HBCUs: Efficiencies of Creating a Scientific Workforce Outta Fifteen Cents

HBCUs: Efficiencies of Creating a Scientific Workforce Outta Fifteen Cents

Rhonda Vonshay Sharpe (Bucknell University, USA & Women's Institute for Science, Equity and Race, USA)
DOI: 10.4018/978-1-5225-0311-8.ch011
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Abstract

Using data from the Integrated Postsecondary Educational Data System (IPEDS) and the NSF Awards Database, this study generates productivity per dollar invested (PDI) by the National Science Foundation (NSF) to support the creation of scientific research and undergraduate science and engineering scholars. The PDI is comprised of three components 1) faculty development; 2) undergraduate development; and 3) organizational development. The PDI is a metric for how efficient HBCUs and non-HBCUs are at using grant dollars to produce undergraduate science and engineering degrees. There is no statistical difference between the PDI for HBCUs and non-HBCUs. However given the difference in average grant funding, HBCUs produce more undergraduate scientists more efficiently.
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Background

The disparate treatment of black colleges dates back to 1862 with the establishment of the Morrill Act, which authorized the creation of land grant colleges. The land grant system of education has essentially four major areas of operation: resident instruction, military training, extension service, and research and experimentation. The Second Morrill Act of 1980 provided access to a land grant education for blacks, but also sanctioned the “separate but equal” doctrine with respect to higher education. The Second Morrill Act states,

Provided, that no money shall be paid out under this act to any State or Territory for the support and maintenance of a college, where a distinction of race or color is made in the admission of students, but the establishment and maintenance of such colleges separately for white and colored students shall be held to be a compliance with the provisions of this act, if the funds received in the State or Territory be equitably divided as herein- after set forth (Brunner, 1966, p. 69)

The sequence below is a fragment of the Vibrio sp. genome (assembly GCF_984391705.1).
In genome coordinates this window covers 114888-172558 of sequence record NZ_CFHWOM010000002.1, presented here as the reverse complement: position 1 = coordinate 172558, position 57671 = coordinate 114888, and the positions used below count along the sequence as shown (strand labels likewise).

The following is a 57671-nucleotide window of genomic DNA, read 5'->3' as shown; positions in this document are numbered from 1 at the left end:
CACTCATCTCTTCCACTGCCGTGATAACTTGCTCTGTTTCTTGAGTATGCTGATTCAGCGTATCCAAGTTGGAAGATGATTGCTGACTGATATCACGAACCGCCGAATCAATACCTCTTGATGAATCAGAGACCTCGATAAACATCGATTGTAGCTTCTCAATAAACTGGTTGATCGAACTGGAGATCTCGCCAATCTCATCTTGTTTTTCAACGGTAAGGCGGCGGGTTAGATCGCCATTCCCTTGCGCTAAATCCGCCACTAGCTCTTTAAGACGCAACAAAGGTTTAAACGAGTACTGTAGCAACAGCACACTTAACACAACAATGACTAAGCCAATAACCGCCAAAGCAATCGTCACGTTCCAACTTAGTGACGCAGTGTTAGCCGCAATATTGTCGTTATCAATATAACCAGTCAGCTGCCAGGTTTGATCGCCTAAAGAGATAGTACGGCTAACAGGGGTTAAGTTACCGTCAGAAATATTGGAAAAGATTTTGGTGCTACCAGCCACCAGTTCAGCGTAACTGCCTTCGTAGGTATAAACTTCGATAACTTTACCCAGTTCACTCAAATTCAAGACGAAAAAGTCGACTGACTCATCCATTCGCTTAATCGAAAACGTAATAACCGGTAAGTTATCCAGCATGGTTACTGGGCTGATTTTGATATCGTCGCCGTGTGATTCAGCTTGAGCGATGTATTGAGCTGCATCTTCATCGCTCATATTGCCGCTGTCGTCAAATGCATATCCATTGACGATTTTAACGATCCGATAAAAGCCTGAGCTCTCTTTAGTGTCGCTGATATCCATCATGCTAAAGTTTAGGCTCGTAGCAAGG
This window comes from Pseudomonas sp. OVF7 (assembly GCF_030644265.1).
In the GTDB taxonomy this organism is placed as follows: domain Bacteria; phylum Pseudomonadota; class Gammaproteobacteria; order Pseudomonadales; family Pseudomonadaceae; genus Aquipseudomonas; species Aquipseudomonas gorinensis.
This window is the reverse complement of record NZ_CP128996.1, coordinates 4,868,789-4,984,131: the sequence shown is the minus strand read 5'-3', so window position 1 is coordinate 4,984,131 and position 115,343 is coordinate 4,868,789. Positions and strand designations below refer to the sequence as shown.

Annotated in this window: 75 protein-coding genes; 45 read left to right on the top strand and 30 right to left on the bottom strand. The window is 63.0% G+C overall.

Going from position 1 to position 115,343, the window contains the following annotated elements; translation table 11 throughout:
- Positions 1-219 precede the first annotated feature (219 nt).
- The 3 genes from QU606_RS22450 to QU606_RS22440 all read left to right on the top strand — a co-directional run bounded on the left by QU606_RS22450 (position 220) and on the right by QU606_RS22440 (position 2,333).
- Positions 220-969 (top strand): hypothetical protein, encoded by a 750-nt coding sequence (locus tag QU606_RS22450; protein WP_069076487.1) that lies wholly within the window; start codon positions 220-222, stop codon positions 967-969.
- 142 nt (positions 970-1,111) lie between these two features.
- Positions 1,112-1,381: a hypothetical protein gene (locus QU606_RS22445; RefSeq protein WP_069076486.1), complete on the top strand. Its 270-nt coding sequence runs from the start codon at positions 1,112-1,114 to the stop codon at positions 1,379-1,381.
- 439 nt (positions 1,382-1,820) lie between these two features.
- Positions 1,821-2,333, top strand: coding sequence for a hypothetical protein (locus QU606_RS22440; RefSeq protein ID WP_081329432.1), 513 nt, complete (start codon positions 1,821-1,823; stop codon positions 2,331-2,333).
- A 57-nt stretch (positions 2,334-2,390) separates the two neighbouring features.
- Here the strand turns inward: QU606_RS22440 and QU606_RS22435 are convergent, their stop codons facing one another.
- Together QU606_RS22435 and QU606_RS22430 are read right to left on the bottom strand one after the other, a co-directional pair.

The Secretary of the Interior suggested that states allocate funds based on the percentage of black and white students in each state’s public school population.1 This funding formula was also used in the allocation of the Nelson Amendment of 1907 for resident instruction in agriculture and mechanic arts. This funding formula suggests that the cost of equal educational opportunity is a function of the number of students and fails to account for the additional expenses associated with natural and physical sciences and engineering instruction.

By the late 1920s, blacks constituted 23% of the population; hence, black land grants received 23% of the 1.5 million of the Morrill-Nelson funds allocated to the 17 border and segregationist states (Kujovich, 1993-1994). Kujovich states,

Unequal resources and racial isolation dominated black public higher education from its beginnings in the 1870s to the Supreme Court’s decision in Brown v. Board of Education…Between the enactment of the Second Morrill Act in 1890 and the NAACP’s successful challenge to separate but equal in the 1940s, black public colleges suffered substantial, consistent, and nearly universal discrimination in funding. The gross disparity in the allocation of public funds is most clearly evident in the land grant colleges; the main stays of the black system. (p. 76)

The funding inequities were not limited to resident instruction, but were also present in the allocation of funding for research and cooperative extension. Cooperative extension research was funded by the Hatch Act (1887), Smith-Lever Act (1914) and Purnell Act (1925). The Smith-Lever Act stipulated that funds “be administered by such college or colleges as the legislation of such state may direct.” Since all 17 border and segregationist states allocated all of their funding to the white land grants, black land grants were excluded from significant participation in the program that became the hallmark feature of the land grant’s contribution to the economic, social and industrial progress of the nation. Consequently, by 1937, West Virginia State University was the only black land grant receiving federal research funding – “the paltry sum of $1,800” (Kujovich, 1993-1994).

The consequence of inequitable funding was most evident in the curriculum. Alabama and Georgia’s public black colleges, which served nearly 70 percent of each state’s black population, offered no instruction in physics, chemistry or biology (Kujovich, 1994). Again Kujovich (1994) provides a detailed description of the consequences of inequitable funding had on the curriculum. He finds:

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